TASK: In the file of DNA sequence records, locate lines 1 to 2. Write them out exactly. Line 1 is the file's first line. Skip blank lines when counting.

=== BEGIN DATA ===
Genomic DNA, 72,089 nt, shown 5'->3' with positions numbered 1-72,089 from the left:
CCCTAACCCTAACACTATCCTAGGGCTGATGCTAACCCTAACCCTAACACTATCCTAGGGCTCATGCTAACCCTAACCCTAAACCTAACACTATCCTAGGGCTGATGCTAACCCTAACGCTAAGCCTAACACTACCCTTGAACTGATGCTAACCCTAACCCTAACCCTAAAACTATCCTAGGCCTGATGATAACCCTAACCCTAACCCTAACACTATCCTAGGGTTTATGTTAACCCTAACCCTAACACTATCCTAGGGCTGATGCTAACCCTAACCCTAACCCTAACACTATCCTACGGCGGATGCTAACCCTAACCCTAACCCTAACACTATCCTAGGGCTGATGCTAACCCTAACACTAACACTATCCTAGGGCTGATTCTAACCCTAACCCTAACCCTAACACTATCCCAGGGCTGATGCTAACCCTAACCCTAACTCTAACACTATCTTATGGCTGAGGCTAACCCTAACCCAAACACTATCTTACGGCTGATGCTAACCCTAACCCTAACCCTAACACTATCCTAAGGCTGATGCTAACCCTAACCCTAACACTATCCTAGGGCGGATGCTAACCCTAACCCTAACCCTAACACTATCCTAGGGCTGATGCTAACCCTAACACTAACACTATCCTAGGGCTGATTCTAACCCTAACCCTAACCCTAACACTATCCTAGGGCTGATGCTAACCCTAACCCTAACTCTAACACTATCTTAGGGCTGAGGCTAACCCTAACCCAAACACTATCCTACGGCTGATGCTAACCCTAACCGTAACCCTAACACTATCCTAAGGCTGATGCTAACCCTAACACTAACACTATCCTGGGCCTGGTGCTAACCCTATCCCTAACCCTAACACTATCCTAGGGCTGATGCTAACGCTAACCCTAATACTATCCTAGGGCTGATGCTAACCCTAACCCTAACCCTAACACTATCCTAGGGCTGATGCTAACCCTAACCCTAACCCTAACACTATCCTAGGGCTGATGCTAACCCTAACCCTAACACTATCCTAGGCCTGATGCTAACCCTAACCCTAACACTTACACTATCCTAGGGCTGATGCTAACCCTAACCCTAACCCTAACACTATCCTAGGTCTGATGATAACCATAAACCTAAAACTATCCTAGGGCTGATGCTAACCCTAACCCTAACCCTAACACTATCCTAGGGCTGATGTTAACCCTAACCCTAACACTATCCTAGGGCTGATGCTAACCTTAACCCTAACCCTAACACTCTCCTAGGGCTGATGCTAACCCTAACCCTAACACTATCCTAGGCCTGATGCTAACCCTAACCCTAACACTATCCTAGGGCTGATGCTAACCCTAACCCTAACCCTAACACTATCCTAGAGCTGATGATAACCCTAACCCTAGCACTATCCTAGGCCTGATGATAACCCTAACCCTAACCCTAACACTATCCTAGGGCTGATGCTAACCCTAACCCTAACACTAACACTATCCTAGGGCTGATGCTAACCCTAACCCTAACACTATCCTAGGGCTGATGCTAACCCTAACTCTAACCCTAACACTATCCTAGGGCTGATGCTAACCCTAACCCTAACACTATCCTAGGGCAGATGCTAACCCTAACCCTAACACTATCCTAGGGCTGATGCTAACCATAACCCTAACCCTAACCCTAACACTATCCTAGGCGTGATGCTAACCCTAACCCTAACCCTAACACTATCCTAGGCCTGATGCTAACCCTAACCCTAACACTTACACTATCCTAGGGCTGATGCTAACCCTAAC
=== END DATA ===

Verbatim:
Genomic DNA, 72,089 nt, shown 5'->3' with positions numbered 1-72,089 from the left:
CCCTAACCCTAACACTATCCTAGGGCTGATGCTAACCCTAACCCTAACACTATCCTAGGGCTCATGCTAACCCTAACCCTAAACCTAACACTATCCTAGGGCTGATGCTAACCCTAACGCTAAGCCTAACACTACCCTTGAACTGATGCTAACCCTAACCCTAACCCTAAAACTATCCTAGGCCTGATGATAACCCTAACCCTAACCCTAACACTATCCTAGGGTTTATGTTAACCCTAACCCTAACACTATCCTAGGGCTGATGCTAACCCTAACCCTAACCCTAACACTATCCTACGGCGGATGCTAACCCTAACCCTAACCCTAACACTATCCTAGGGCTGATGCTAACCCTAACACTAACACTATCCTAGGGCTGATTCTAACCCTAACCCTAACCCTAACACTATCCCAGGGCTGATGCTAACCCTAACCCTAACTCTAACACTATCTTATGGCTGAGGCTAACCCTAACCCAAACACTATCTTACGGCTGATGCTAACCCTAACCCTAACCCTAACACTATCCTAAGGCTGATGCTAACCCTAACCCTAACACTATCCTAGGGCGGATGCTAACCCTAACCCTAACCCTAACACTATCCTAGGGCTGATGCTAACCCTAACACTAACACTATCCTAGGGCTGATTCTAACCCTAACCCTAACCCTAACACTATCCTAGGGCTGATGCTAACCCTAACCCTAACTCTAACACTATCTTAGGGCTGAGGCTAACCCTAACCCAAACACTATCCTACGGCTGATGCTAACCCTAACCGTAACCCTAACACTATCCTAAGGCTGATGCTAACCCTAACACTAACACTATCCTGGGCCTGGTGCTAACCCTATCCCTAACCCTAACACTATCCTAGGGCTGATGCTAACGCTAACCCTAATACTATCCTAGGGCTGATGCTAACCCTAACCCTAACCCTAACACTATCCTAGGGCTGATGCTAACCCTAACCCTAACCCTAACACTATCCTAGGGCTGATGCTAACCCTAACCCTAACACTATCCTAGGCCTGATGCTAACCCTAACCCTAACACTTACACTATCCTAGGGCTGATGCTAACCCTAACCCTAACCCTAACACTATCCTAGGTCTGATGATAACCATAAACCTAAAACTATCCTAGGGCTGATGCTAACCCTAACCCTAACCCTAACACTATCCTAGGGCTGATGTTAACCCTAACCCTAACACTATCCTAGGGCTGATGCTAACCTTAACCCTAACCCTAACACTCTCCTAGGGCTGATGCTAACCCTAACCCTAACACTATCCTAGGCCTGATGCTAACCCTAACCCTAACACTATCCTAGGGCTGATGCTAACCCTAACCCTAACCCTAACACTATCCTAGAGCTGATGATAACCCTAACCCTAGCACTATCCTAGGCCTGATGATAACCCTAACCCTAACCCTAACACTATCCTAGGGCTGATGCTAACCCTAACCCTAACACTAACACTATCCTAGGGCTGATGCTAACCCTAACCCTAACACTATCCTAGGGCTGATGCTAACCCTAACTCTAACCCTAACACTATCCTAGGGCTGATGCTAACCCTAACCCTAACACTATCCTAGGGCAGATGCTAACCCTAACCCTAACACTATCCTAGGGCTGATGCTAACCATAACCCTAACCCTAACCCTAACACTATCCTAGGCGTGATGCTAACCCTAACCCTAACCCTAACACTATCCTAGGCCTGATGCTAACCCTAACCCTAACACTTACACTATCCTAGGGCTGATGCTAACCCTAAC